Gas prices have been due for a shot in the arm, and they’re going to get one, actually more than one. But producers will have to wait until the impact of drilling declines is felt, lifting gas to $4.00/MMBtu, and then until power generation load growth gains traction and lifts prices to $5.00/MMBtu after 2015, according to consultant ICF International.

Gas will average about $4.00/MMBtu through 2015, said ICF’s Kevin Petak, vice president of gas market modeling, during a webinar Tuesday. Firming from today’s prices will come from output declines in dry gas plays as producers have rationalized production. But it will take demand growth to get the market to the next level.

“Electric load growth is key to gas demand. That’s where we think a big part of the gas market growth is going to come from,” Petak said. “We project that electric load is going to grow at 1.2% per year. That’s consistent with our economic growth assumptions going forward where we see U.S. GDP [gross domestic product] growing at about 2.6% per year.”

Petak said “big chunks” of gas demand coming into the market during 2015-2016, particularly from power generation demand growth related to coal plant retirements, will lift prices to $5/MMBtu.

“…[W]e see $5 going out to about 2030 until we get a second price surge where prices firm on up to the $6.00/MMBtu ballpark, and that’s nuclear plant retirements that’s causing that long-term price run-up,” he said. “Basically, we see that a lot of the nuclear plants, or all of the nuclear plants, in the U.S. will end up retiring at the end of their 60-year life, and it’s about the 2030 period where that’s triggered; that’s where a lot of the plants reach their 60-year life. And in fact we see 10-20 gigawatts of retirement occurring between 2030 and 2035.”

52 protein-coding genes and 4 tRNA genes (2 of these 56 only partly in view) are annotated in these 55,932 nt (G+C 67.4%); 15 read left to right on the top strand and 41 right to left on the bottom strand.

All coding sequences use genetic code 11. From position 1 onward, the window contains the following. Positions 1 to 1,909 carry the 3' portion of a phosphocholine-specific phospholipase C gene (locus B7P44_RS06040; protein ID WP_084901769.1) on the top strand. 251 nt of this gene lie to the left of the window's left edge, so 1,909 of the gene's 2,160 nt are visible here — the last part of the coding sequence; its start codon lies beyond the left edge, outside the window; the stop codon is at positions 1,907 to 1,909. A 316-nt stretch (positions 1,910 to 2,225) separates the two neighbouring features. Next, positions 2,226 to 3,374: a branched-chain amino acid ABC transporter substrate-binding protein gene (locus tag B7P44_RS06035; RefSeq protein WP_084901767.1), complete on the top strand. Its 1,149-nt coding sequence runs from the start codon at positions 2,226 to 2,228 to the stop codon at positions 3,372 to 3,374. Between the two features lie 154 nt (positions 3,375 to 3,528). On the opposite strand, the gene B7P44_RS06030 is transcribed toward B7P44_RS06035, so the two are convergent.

The power generation sector is key, but other areas for demand growth are exports of liquefied natural gas (LNG), development of gas-to-liquids (GTL) facilities on the Gulf Coast, and industrial demand in general, for instance for incremental increases in ammonia production.

“In our base case projection, we project 4 Bcf/d of LNG exports from the U.S., 2 Bcf/d of LNG exports from Western Canada, and we project that there will be two new GTL facilities built along the Gulf Coast,” Petak said. “These are fairly large facilities; they will produce between the two of them 150,000 b/d of diesel products. And they are fairly substantial gas users. Each facility will use roughly 1 Bcf/d-plus of natural gas to produce the diesel. These are very large sources of demand that we could see on the horizon.”

From now until early next year the ICF price forecast trends a little more bullish than the New York Mercantile Exchange forward curve. However, after next January the two are largely in step through at least the middle of 2015, Petak said.

For now, though, low gas and natural gas liquids (NGL) prices will likely make for an aggressive mergers and acquisitions (M&A) market in the gas patch and the midstream sector as substantial infrastructure development is under way and planned for the years ahead, Petak said.

“We see that 2013 could be a pretty aggressive year for M&A activity, and we also see that the international companies are on the move in this environment,” he said. “There are companies, particularly Asian companies, that are looking to come into North America and acquire hydrocarbon assets and midstream assets from those companies involved in this whole shale resource boom.”

On the supply side of the equation, shale gas production is projected by ICF to grow from 75-80 Bcf/d in the United States and Canada today to 110-115 Bcf/d by 2035.

“The Marcellus [Shale] becomes a giant here,” Petak said. “It has roughly 20 Bcf/d of production by the time we get out to 2035; that accounts for about 15-20% of the total production in the U.S. and Canada.”

Other “nontrivial” areas are the Eagle Ford and Bakken shales, as well as the Niobrara formation, he said. The old mostly dry gas trio of Barnett, Haynesville and Fayetteville will “continue to chug along” too and enjoy a bit of a boost from higher gas prices.

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